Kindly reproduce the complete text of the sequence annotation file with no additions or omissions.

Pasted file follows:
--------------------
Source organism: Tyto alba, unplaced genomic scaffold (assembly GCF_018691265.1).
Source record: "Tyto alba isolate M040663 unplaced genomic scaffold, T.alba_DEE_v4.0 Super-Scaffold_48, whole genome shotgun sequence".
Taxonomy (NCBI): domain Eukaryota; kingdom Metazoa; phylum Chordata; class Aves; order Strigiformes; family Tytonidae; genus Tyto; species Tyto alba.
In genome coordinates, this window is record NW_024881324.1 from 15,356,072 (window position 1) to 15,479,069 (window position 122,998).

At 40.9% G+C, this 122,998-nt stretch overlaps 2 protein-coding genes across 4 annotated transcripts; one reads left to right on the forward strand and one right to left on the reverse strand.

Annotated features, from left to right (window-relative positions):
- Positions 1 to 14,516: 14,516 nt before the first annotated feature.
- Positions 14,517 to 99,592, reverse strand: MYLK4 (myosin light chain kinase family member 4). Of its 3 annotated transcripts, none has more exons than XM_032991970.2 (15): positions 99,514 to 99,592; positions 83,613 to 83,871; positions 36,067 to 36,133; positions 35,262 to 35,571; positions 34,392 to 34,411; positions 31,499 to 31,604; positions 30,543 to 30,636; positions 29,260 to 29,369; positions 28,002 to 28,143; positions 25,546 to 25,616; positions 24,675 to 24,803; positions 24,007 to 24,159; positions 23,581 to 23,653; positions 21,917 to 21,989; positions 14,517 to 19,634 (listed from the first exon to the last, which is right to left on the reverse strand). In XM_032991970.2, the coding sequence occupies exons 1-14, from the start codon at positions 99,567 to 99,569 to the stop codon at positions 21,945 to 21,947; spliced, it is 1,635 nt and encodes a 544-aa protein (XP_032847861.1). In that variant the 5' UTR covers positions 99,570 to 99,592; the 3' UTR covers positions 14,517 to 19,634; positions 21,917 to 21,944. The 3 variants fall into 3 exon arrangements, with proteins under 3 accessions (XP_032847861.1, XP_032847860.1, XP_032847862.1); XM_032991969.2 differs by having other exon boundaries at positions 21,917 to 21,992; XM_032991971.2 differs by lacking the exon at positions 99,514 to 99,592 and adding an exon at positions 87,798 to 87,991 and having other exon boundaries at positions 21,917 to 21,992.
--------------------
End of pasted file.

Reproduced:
Source organism: Tyto alba, unplaced genomic scaffold (assembly GCF_018691265.1).
Source record: "Tyto alba isolate M040663 unplaced genomic scaffold, T.alba_DEE_v4.0 Super-Scaffold_48, whole genome shotgun sequence".
Taxonomy (NCBI): domain Eukaryota; kingdom Metazoa; phylum Chordata; class Aves; order Strigiformes; family Tytonidae; genus Tyto; species Tyto alba.
In genome coordinates, this window is record NW_024881324.1 from 15,356,072 (window position 1) to 15,479,069 (window position 122,998).

At 40.9% G+C, this 122,998-nt stretch overlaps 2 protein-coding genes across 4 annotated transcripts; one reads left to right on the forward strand and one right to left on the reverse strand.

Annotated features, from left to right (window-relative positions):
- Positions 1 to 14,516: 14,516 nt before the first annotated feature.
- Positions 14,517 to 99,592, reverse strand: MYLK4 (myosin light chain kinase family member 4). Of its 3 annotated transcripts, none has more exons than XM_032991970.2 (15): positions 99,514 to 99,592; positions 83,613 to 83,871; positions 36,067 to 36,133; positions 35,262 to 35,571; positions 34,392 to 34,411; positions 31,499 to 31,604; positions 30,543 to 30,636; positions 29,260 to 29,369; positions 28,002 to 28,143; positions 25,546 to 25,616; positions 24,675 to 24,803; positions 24,007 to 24,159; positions 23,581 to 23,653; positions 21,917 to 21,989; positions 14,517 to 19,634 (listed from the first exon to the last, which is right to left on the reverse strand). In XM_032991970.2, the coding sequence occupies exons 1-14, from the start codon at positions 99,567 to 99,569 to the stop codon at positions 21,945 to 21,947; spliced, it is 1,635 nt and encodes a 544-aa protein (XP_032847861.1). In that variant the 5' UTR covers positions 99,570 to 99,592; the 3' UTR covers positions 14,517 to 19,634; positions 21,917 to 21,944. The 3 variants fall into 3 exon arrangements, with proteins under 3 accessions (XP_032847861.1, XP_032847860.1, XP_032847862.1); XM_032991969.2 differs by having other exon boundaries at positions 21,917 to 21,992; XM_032991971.2 differs by lacking the exon at positions 99,514 to 99,592 and adding an exon at positions 87,798 to 87,991 and having other exon boundaries at positions 21,917 to 21,992.